Brenda M. Birmann, ScD
Assistant Professor, Department of Medicine, Harvard Medical School
Instructor in Medicine, Medicine, Brigham And Women's Hospital
DF/HCC Program AffiliationLymphoma and MyelomaCancer Epidemiology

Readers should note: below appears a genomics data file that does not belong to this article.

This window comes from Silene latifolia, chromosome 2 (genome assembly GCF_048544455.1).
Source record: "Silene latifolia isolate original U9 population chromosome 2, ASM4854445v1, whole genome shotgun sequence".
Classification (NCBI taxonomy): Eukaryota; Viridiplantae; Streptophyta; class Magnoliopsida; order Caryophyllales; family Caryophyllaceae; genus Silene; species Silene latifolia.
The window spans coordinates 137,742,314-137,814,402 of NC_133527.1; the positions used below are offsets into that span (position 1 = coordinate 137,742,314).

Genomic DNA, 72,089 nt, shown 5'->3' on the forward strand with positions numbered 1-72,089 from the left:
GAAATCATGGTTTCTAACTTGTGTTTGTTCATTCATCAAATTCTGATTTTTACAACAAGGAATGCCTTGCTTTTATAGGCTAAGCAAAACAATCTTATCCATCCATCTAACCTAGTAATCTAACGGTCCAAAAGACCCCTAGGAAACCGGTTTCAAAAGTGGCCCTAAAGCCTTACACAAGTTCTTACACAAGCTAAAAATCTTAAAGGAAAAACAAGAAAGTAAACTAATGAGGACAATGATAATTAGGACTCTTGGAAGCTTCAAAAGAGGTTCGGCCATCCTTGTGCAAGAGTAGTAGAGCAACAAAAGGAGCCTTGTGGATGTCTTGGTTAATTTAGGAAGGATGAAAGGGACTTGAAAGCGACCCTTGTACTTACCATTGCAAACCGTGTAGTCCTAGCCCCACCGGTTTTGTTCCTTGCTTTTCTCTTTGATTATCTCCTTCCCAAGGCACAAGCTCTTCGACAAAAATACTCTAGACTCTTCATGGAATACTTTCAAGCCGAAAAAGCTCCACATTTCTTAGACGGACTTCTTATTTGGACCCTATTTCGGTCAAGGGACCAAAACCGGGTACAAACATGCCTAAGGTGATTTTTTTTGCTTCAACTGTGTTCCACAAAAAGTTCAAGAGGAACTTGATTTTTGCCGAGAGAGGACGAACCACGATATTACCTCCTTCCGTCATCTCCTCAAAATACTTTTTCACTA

My research focuses on the epidemiology of hematopoietic malignancies, on oncogenic virus infections, and on the assessment of immune dysfunction for epidemiologic studies. My primary active research project is a prospective evaluation of lifestyle correlates of energy balance (including body mass index and physical activity levels), and of plasma and genetic markers of insulin-like growth factor (IGF)-I and interleukin (IL)-6 dysregulation, in the etiology of multiple myeloma (MM). This study is a collaboration across nine large prospective cohorts, including the Nurses' Health Study and the Health Professionals Follow-up Study at the Channing Laboratory (Department of Medicine, Brigham and Womenís Hospital and Harvard Medical School). I am also a Co-Investigator on a collaborative multi-center study of genetic risk factors for MM that comprises Project 6 of the recently renewed Dana-Farber/Havard Cancer Center Multiple Myeloma SPORE. We will examine polymorphisms in several genes related to IGF-I and IL-6 signaling as well as other cytokine genes and genes related to DNA repair, cell cycle control, and metabolism. In addition, I am involved in a case-control study of the role of the Epstein-Barr Virus (EBV) in the etiology of Hodgkin's lymphoma (HL), for which I am conducting analyses of dietary associations with HL, and of the relation of cytokine signaling gene polymorphisms and risk of HL. Lastly, I am involved in an international, multi-center study of plasma markers of immune dysregulation and risk of adult T-cell lymphoma among carriers of human T-lymphotropic virus type-I. I am presently Chair of the Coordinating Committee of the International Multiple Myeloma Consortium (IMMC) and the IMMC representative to the Coordinating Committee of the InterLymph Consortium, as well as a Member of the Immunology and HL working groups of InterLymph, and of the newly-initiated Lymphoma Working Group within the NCIís Cohort Consortium. In the latter capacities I participate in the development of new international multi-center collaborative research projects on the etiology of lymphoma and MM.
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